Tribal Library Toolkit - home lespiplettespoilues.wordpress Geek Girl Con: Speaking Out on Online Sexism Anita Sarkeesian and Maile Martinez by Jarrah Hodge (trigger warning for misogyny and language) This past weekend I headed down to Seattle for the second annual Geek Girl Con, which I’d been to the year before. On the issue of the sexism, harassment and misogyny that exists in geek culture, there were no shortage of truly appalling examples presented. Even having followed the blogging and reporting around Anita’s recent experience with violent sexism in the gaming community, it was disturbing to see examples of some of the YouTube comments and tweets she received projected on the big Con screens. Anita shared how after she went public with the harassment, the group doing the harassing made it their mission to silence her comments on that, trying to flag all her social media accounts as “hate speech” or “terrorism” to get them blocked: Another GGC panel made it clear that online misogyny is not confined to the gaming community. Davis-Roth was soon drawn in as a fellow Skepchick blogger.

Interviews: What Protection Of Traditional Knowledge Means To Indigenous Peoples World Intellectual Property Organization member states in July concluded the biennium work of the committee tasked with finding agreement on international legal tools to prevent misappropriation and misuse of genetic resources, traditional knowledge and folklore. Indigenous peoples and local communities are holders of a substantial part of this knowledge and are demanding that it be protected against misappropriation but also against its use without their consent. Intellectual Property Watch conducted two interviews with different indigenous groups attending the 15-24 July WIPO Intergovernmental Committee on Intellectual Property and Genetic Resources, Traditional Knowledge and Folklore (IGC) (IPW, WIPO, 25 July 2013). The IGC is working on the protection of genetic resources (GR), traditional knowledge (TK), and traditional cultural expressions (TCEs or folklore) against misappropriation mainly by commercial interests. Colonisers Put Traditional Knowledge in the Public Domain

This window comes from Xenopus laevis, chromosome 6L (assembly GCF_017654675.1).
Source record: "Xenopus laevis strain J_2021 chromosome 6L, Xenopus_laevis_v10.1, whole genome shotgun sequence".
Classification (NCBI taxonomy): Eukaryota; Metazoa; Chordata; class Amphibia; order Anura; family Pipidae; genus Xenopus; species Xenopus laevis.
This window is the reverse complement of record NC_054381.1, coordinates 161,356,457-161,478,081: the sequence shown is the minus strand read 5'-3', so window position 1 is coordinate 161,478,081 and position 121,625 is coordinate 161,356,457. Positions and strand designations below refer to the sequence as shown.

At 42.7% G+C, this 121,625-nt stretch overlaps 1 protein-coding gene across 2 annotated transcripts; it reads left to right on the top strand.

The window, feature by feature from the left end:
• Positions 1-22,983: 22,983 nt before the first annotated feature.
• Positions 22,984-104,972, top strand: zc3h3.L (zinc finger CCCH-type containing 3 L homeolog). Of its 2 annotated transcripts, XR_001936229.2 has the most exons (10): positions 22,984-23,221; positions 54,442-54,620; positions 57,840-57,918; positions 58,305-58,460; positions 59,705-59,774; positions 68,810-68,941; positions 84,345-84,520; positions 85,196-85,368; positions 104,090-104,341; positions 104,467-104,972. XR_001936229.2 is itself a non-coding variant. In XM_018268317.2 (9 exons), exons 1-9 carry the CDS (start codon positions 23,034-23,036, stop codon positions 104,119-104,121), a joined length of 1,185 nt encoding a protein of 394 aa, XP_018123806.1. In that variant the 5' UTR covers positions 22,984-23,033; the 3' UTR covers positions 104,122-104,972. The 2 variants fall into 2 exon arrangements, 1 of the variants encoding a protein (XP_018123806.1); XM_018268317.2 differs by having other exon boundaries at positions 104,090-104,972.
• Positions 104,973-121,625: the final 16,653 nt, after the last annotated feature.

Même pas peur | Solenn denis, fabriqueuse de drames Je ne savais pas quoi faire de ma peau, je ne savais pas. Fallait bien m’occuper. Alors j’ai écris, j’ai enregistré, j’ai bidouillé du son, j’ai filmé la rue, j’ai monté tout ça, et sept heures plus tard, ça faisait une vidéo. (Le site du Ministère de Intérieur, donna sur le site du gouvernement, des Conseils aux femmes le 9 août 2012. "J’accuse la peur, j’accuse les discours étatiques visant à maintenir la femme dans l’assurance qu’elle est une proie faible de par sa condition même de femme et qu’elle ne peut lutter contre cela, autrement qu’en se calfeutrant et renonçant à tout dangers possibles. ***POUR INFO, puisqu’il a été retiré du site, le texte en question du Ministère de Intérieur: « En raison de leur sexe et de leur morphologie, les femmes sont parfois les victimes d’infractions particulières. Lorsque vous êtes chez vous Assurez-vous que toutes les issues sont soigneusement fermées. En voiture, verrouillez les portes. Oh j'ai trop envie de partager:

Seth MacFarlane and the Oscars' Hostile, Ugly, Sexist Night Watching the Oscars last night meant sitting through a series of crudely sexist antics led by a scrubby, self-satisfied Seth MacFarlane. That would be tedious enough. But the evening’s misogyny involved a specific hostility to women in the workplace, which raises broader questions than whether the Academy can possibly get Tina Fey and Amy Poehler to host next year. “We Saw Your Boobs” was a song-and-dance routine in which MacFarlane and some grinning guys named actresses in the audience and the movies in which their breasts were visible. The song was part of a larger skit whose premise was that William Shatner, as Captain Kirk, sends MacFarlane a message from the future about the dumb things he might do while hosting the Oscars. The Academy is supposedly a trade group, and yet it devoted its opening number to degrading a good part of its membership. There are many variations on misogyny, and MacFarlane by no means confined himself to a single one. How old is that?